# Euclid–Mullin sequence

The Euclid–Mullin sequence is an infinite sequence of distinct prime numbers, in which each element is the least prime factor of one plus the product of all earlier elements. They are named after the ancient Greek mathematician Euclid, because their definition relies on an idea in Euclid's proof that there are infinitely many primes, and after Albert A. Mullin, who asked about the sequence in 1963.[1]

The first 51 elements of the sequence are

2, 3, 7, 43, 13, 53, 5, 6221671, 38709183810571, 139, 2801, 11, 17, 5471, 52662739, 23003, 30693651606209, 37, 1741, 1313797957, 887, 71, 7127, 109, 23, 97, 159227, 643679794963466223081509857, 103, 1079990819, 9539, 3143065813, 29, 3847, 89, 19, 577, 223, 139703, 457, 9649, 61, 4357, 87991098722552272708281251793312351581099392851768893748012603709343,[2][3] 107, 127, 3313, 227432689108589532754984915075774848386671439568260420754414940780761245893,[4] 59, 31, 211... (sequence A000945 in the OEIS)

These are the only known elements as of September 2012. Finding the next one requires finding the least prime factor of a 335-digit number (which is known to be composite).

## Definition

If an denotes the n-th element of the sequence, then an is the least prime factor of

${\displaystyle \left(\prod _{i

The first element is therefore the least prime factor of the empty product plus one, which is 2. The element 13 in the sequence is the least prime factor of 2 × 3 × 7 × 43 + 1 = 1806 + 1 = 1807 = 13 × 139.

## Properties

The sequence is infinitely long and does not contain repeated elements. This can be proved using the method of Euclid's proof that there are infinitely many primes. That proof is constructive, and the sequence is the result of performing a version of that construction.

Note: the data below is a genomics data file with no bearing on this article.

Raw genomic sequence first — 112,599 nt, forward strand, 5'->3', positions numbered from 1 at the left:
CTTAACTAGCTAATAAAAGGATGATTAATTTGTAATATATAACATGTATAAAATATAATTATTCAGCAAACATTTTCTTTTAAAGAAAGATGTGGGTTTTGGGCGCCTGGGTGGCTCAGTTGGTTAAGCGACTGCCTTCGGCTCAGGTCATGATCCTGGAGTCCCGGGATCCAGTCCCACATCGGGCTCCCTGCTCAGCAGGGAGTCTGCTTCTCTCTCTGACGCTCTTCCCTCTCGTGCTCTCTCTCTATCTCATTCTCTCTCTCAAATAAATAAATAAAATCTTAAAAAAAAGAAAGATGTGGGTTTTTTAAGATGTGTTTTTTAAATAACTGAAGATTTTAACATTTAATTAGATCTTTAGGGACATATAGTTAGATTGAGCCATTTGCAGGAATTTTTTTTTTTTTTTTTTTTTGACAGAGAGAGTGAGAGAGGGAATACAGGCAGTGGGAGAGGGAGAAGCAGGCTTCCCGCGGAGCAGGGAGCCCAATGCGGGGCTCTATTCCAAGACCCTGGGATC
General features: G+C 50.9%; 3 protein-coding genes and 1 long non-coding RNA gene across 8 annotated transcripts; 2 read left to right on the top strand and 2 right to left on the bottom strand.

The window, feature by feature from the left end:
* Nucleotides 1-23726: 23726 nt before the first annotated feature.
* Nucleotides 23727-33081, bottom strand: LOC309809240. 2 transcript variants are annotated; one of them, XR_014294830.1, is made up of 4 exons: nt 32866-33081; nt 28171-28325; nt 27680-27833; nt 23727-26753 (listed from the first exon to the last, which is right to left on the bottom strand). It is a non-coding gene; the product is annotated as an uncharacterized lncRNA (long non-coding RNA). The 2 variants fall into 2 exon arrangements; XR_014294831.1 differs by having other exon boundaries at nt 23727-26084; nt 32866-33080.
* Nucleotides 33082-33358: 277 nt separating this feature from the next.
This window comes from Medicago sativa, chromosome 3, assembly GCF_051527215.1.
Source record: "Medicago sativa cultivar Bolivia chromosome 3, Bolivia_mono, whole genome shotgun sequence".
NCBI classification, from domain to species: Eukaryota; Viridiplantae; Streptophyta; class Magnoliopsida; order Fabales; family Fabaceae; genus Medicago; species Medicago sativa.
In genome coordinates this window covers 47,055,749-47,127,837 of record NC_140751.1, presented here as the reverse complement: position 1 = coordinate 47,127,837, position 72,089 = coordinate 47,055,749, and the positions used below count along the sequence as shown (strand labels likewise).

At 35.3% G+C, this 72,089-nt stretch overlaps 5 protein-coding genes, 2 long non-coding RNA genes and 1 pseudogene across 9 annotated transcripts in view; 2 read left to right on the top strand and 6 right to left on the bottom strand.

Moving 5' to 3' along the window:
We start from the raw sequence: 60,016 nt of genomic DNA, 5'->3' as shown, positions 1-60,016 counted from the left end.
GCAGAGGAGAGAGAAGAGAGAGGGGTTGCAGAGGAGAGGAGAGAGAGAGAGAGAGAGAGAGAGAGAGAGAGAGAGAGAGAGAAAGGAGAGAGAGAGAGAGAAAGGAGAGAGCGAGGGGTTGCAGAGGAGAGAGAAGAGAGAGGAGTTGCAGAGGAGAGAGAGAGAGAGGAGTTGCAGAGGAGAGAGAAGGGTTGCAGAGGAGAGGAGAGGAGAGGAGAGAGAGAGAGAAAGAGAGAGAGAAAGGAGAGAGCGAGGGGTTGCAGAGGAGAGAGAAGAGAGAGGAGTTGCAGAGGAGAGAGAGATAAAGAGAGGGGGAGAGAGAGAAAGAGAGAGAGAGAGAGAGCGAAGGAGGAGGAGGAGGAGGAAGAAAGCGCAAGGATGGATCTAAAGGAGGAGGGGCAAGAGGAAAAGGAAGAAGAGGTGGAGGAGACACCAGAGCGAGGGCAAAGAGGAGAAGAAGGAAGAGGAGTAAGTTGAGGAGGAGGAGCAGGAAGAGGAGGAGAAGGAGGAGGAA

## Conjecture

 Unsolved problem in mathematics: Does every prime number appear in the Euclid–Mullin sequence? (more unsolved problems in mathematics)

Mullin (1963) asked whether every prime number appears in the Euclid–Mullin sequence and, if not, whether the problem of testing a given prime for membership in the sequence is computable; these problems both remain open. The least prime number not known to be an element of the sequence is 41.

The positions of the prime numbers from 2 to 97 are:

2:1, 3:2, 5:7, 7:3, 11:12, 13:5, 17:13, 19:36, 23:25, 29:33, 31:50,[4] 37:18, 41:?, 43:4, 47:?, 53:6, 59:49,[4] 61:42, 67:?, 71:22, 73:?, 79:?, 83:?, 89:35, 97:26 (sequence A056756 in the OEIS)

where ? indicates that the position (or whether it exists at all) is unknown as of 2012.[5]

## Related sequences

A related sequence of numbers determined by the largest prime factor of one plus the product of the previous numbers (rather than the smallest prime factor) is also known as the Euclid–Mullin sequence. It grows more quickly, but is not monotonic.[6] The numbers in this sequence are

2, 3, 7, 43, 139, 50207, 340999, 2365347734339, 4680225641471129, 1368845206580129, 889340324577880670089824574922371, … (sequence A000946 in the OEIS).

Alternatively, taking each number to be one plus the product of the previous numbers (rather than factoring it) gives Sylvester's sequence. The sequence constructed by repeatedly appending all factors of one plus the product of the previous numbers is the same as the sequence of prime factors of Sylvester's sequence. Like the Euclid–Mullin sequence, this is a non-monotonic sequence of primes, but it is known not to include all primes.[7]

1. ^ Mullin, Albert A. (1963), "Research problems", Bulletin of the American Mathematical Society, 69 (6): 737, doi:10.1090/S0002-9904-1963-11017-4 |contribution= ignored (help).